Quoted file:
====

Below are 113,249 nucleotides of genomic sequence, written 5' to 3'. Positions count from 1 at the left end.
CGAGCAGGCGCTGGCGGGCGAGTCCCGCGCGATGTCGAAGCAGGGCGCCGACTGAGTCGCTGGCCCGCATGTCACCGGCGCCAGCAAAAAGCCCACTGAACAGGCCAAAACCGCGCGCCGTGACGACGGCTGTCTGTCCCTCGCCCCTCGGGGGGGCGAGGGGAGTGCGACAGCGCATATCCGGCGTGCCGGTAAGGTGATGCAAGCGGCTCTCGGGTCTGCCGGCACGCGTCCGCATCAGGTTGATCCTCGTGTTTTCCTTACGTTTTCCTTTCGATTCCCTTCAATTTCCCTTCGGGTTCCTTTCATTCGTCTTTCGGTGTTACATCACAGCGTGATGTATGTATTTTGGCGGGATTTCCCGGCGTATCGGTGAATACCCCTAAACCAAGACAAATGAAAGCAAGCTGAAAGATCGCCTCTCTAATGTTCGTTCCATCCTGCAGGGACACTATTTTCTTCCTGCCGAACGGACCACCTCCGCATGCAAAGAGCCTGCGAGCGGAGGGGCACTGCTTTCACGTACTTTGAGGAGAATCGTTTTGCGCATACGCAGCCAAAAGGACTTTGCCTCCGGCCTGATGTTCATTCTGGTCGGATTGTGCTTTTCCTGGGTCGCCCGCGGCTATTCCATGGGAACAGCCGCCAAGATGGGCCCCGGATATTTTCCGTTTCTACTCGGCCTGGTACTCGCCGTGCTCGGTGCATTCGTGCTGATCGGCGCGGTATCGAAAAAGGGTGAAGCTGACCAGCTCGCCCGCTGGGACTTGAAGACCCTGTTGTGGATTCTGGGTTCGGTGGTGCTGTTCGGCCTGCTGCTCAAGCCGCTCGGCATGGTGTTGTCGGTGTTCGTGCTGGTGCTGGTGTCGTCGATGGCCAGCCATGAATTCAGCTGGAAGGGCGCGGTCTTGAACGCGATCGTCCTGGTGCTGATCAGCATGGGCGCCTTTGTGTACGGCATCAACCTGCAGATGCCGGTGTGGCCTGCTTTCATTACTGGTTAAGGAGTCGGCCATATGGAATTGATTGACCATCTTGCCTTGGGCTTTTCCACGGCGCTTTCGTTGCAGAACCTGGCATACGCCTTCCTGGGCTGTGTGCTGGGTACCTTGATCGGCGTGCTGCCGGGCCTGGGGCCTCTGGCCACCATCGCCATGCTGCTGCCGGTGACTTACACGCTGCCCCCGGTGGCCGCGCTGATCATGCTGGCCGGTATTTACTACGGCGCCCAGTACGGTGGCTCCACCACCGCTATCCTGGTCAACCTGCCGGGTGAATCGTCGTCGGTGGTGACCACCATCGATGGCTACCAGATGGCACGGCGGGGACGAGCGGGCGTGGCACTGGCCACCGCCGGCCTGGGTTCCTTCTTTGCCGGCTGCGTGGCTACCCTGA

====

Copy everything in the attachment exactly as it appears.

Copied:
Below are 113,249 nucleotides of genomic sequence, written 5' to 3'. Positions count from 1 at the left end.
CGAGCAGGCGCTGGCGGGCGAGTCCCGCGCGATGTCGAAGCAGGGCGCCGACTGAGTCGCTGGCCCGCATGTCACCGGCGCCAGCAAAAAGCCCACTGAACAGGCCAAAACCGCGCGCCGTGACGACGGCTGTCTGTCCCTCGCCCCTCGGGGGGGCGAGGGGAGTGCGACAGCGCATATCCGGCGTGCCGGTAAGGTGATGCAAGCGGCTCTCGGGTCTGCCGGCACGCGTCCGCATCAGGTTGATCCTCGTGTTTTCCTTACGTTTTCCTTTCGATTCCCTTCAATTTCCCTTCGGGTTCCTTTCATTCGTCTTTCGGTGTTACATCACAGCGTGATGTATGTATTTTGGCGGGATTTCCCGGCGTATCGGTGAATACCCCTAAACCAAGACAAATGAAAGCAAGCTGAAAGATCGCCTCTCTAATGTTCGTTCCATCCTGCAGGGACACTATTTTCTTCCTGCCGAACGGACCACCTCCGCATGCAAAGAGCCTGCGAGCGGAGGGGCACTGCTTTCACGTACTTTGAGGAGAATCGTTTTGCGCATACGCAGCCAAAAGGACTTTGCCTCCGGCCTGATGTTCATTCTGGTCGGATTGTGCTTTTCCTGGGTCGCCCGCGGCTATTCCATGGGAACAGCCGCCAAGATGGGCCCCGGATATTTTCCGTTTCTACTCGGCCTGGTACTCGCCGTGCTCGGTGCATTCGTGCTGATCGGCGCGGTATCGAAAAAGGGTGAAGCTGACCAGCTCGCCCGCTGGGACTTGAAGACCCTGTTGTGGATTCTGGGTTCGGTGGTGCTGTTCGGCCTGCTGCTCAAGCCGCTCGGCATGGTGTTGTCGGTGTTCGTGCTGGTGCTGGTGTCGTCGATGGCCAGCCATGAATTCAGCTGGAAGGGCGCGGTCTTGAACGCGATCGTCCTGGTGCTGATCAGCATGGGCGCCTTTGTGTACGGCATCAACCTGCAGATGCCGGTGTGGCCTGCTTTCATTACTGGTTAAGGAGTCGGCCATATGGAATTGATTGACCATCTTGCCTTGGGCTTTTCCACGGCGCTTTCGTTGCAGAACCTGGCATACGCCTTCCTGGGCTGTGTGCTGGGTACCTTGATCGGCGTGCTGCCGGGCCTGGGGCCTCTGGCCACCATCGCCATGCTGCTGCCGGTGACTTACACGCTGCCCCCGGTGGCCGCGCTGATCATGCTGGCCGGTATTTACTACGGCGCCCAGTACGGTGGCTCCACCACCGCTATCCTGGTCAACCTGCCGGGTGAATCGTCGTCGGTGGTGACCACCATCGATGGCTACCAGATGGCACGGCGGGGACGAGCGGGCGTGGCACTGGCCACCGCCGGCCTGGGTTCCTTCTTTGCCGGCTGCGTGGCTACCCTGA